Each American Youth Symphony concert generally features a well-known soloist, then gives the students who make up the ensemble an opportunity to shine--usually in a major work. The AYS program Sunday evening thus proved somewhat of an exception, since the agenda included only one short, purely orchestral work--and two soloists.

The first was pianist Norman Krieger, who brought style and integrity to his performance of Beethoven's Third Concerto. Krieger delivered fortes strongly, rendered legato lines fluidly and delineated melodies with clarity. He exploited the gamut of the instrument's dynamic spectrum, invariably with faultless control. Under Mehli Mehta's leadership, the orchestra provided expressive and rhythmically secure support.

Two contemporary works served as vehicles for the other soloist, trombonist Eitan Bezalel. Lazlo Rooth's anachronistically tonal "Impressions" could have been titled "Richard Strauss meets Arthur Pryor," but was certainly scored with skill.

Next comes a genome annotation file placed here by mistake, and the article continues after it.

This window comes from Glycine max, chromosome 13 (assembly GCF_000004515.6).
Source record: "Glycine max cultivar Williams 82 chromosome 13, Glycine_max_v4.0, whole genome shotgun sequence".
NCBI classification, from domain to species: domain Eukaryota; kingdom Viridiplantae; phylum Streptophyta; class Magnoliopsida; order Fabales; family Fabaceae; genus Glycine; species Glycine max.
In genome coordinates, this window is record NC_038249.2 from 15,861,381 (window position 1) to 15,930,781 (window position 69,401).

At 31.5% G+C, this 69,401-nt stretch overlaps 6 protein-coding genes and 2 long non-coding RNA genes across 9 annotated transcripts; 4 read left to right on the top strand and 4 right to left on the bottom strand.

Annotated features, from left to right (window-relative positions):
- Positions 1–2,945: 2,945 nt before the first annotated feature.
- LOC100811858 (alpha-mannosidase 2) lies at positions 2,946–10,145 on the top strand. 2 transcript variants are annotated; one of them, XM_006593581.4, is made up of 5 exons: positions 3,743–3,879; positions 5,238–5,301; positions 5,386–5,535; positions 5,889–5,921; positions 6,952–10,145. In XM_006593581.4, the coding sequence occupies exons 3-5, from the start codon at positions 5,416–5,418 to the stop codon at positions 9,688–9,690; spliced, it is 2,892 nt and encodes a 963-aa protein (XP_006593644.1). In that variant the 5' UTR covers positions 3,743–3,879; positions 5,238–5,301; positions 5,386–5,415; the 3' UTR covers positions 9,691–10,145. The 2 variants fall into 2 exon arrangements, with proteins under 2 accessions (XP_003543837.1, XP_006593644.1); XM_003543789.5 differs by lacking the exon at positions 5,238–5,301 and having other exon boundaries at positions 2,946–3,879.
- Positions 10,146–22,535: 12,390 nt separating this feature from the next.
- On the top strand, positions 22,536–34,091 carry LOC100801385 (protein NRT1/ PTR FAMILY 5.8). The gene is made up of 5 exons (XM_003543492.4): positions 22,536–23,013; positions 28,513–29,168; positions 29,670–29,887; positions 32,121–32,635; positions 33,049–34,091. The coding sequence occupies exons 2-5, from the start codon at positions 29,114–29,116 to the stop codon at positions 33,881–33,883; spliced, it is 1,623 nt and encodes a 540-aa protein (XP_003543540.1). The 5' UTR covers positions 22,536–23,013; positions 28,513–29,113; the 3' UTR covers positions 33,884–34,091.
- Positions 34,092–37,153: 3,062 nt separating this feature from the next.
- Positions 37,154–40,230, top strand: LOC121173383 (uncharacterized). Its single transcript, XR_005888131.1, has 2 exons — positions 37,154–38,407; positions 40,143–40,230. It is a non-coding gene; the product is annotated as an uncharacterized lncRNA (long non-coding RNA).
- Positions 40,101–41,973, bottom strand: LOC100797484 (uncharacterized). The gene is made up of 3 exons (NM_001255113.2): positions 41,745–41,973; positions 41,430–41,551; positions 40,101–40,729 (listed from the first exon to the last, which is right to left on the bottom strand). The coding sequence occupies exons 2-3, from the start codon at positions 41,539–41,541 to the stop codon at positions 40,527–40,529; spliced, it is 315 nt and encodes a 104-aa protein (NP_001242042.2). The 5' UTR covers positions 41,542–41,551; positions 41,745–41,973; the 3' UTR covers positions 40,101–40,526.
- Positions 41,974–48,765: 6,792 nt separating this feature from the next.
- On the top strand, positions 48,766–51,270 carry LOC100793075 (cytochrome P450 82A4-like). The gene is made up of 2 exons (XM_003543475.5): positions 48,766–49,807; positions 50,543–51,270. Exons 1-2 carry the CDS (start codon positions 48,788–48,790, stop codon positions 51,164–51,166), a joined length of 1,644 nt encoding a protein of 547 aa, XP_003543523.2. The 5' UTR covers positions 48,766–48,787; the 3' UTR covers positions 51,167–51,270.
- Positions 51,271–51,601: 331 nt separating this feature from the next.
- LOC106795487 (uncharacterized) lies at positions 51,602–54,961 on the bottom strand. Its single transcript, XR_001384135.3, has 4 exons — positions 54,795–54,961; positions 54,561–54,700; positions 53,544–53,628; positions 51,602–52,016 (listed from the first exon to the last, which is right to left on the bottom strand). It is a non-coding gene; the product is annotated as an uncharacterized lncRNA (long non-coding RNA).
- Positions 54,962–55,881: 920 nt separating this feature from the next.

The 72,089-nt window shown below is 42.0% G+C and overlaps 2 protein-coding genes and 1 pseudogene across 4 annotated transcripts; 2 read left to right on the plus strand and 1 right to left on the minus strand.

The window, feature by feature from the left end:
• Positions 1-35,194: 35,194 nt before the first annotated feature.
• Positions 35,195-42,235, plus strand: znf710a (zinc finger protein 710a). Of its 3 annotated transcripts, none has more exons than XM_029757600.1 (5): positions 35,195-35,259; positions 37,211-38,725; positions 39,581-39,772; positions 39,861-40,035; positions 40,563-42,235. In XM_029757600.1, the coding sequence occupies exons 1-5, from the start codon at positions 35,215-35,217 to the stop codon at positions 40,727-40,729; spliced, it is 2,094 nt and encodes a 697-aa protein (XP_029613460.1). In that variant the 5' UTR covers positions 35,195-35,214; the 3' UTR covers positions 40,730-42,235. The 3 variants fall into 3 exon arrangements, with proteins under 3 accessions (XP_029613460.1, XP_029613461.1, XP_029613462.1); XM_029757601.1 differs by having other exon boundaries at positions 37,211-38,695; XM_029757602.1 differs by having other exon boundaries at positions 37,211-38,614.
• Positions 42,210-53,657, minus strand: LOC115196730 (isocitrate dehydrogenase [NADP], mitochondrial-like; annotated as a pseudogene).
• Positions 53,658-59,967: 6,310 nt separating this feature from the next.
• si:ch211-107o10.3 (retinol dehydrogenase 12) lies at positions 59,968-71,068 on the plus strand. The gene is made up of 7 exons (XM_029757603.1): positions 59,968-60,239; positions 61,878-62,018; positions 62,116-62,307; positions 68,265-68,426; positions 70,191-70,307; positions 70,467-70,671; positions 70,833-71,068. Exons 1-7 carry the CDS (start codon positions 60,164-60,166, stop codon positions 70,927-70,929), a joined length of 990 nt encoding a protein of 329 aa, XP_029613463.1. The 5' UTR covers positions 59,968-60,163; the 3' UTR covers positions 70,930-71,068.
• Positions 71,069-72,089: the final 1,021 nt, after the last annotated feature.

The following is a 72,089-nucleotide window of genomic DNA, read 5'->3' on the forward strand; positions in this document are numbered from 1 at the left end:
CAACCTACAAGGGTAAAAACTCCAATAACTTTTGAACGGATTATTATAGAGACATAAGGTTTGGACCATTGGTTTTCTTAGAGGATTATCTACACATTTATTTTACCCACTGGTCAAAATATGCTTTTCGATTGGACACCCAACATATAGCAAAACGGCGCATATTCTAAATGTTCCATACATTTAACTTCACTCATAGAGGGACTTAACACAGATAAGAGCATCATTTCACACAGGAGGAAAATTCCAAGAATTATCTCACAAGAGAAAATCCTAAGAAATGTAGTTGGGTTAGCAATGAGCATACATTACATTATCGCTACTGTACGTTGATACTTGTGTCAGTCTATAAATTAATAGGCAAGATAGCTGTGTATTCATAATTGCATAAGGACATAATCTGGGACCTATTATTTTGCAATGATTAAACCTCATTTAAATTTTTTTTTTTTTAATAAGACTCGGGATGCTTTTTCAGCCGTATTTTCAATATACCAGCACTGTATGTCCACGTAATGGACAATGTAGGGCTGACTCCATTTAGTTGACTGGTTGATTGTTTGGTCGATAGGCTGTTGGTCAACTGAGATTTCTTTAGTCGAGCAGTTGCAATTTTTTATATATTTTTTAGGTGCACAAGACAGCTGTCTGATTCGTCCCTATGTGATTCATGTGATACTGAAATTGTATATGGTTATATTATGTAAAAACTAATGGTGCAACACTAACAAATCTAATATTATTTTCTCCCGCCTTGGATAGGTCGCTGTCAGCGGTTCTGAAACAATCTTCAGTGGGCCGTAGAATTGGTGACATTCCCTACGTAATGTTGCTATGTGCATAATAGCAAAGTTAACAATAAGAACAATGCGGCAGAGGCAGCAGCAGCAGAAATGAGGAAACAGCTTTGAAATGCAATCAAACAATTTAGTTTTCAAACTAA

Barry Brisk's "Little Concerto," Hindemithian in language and style, employs skillfully wrought counterpoint but emerges rather pedantic. The Israeli-born trombonist rendered both of the works with warmth, sensitivity and command. Brisk conducted his own work with authority and precision, and the musicians responded accordingly.

Leon Levitch's easily digestible Symphony No. 2, the only purely orchestral installment, might make an effective accompaniment to some panoramic movie scenes, but has little depth for a symphony. But under Mehta's baton, the young musicians gave this an enthusiastic and highly poetic performance.

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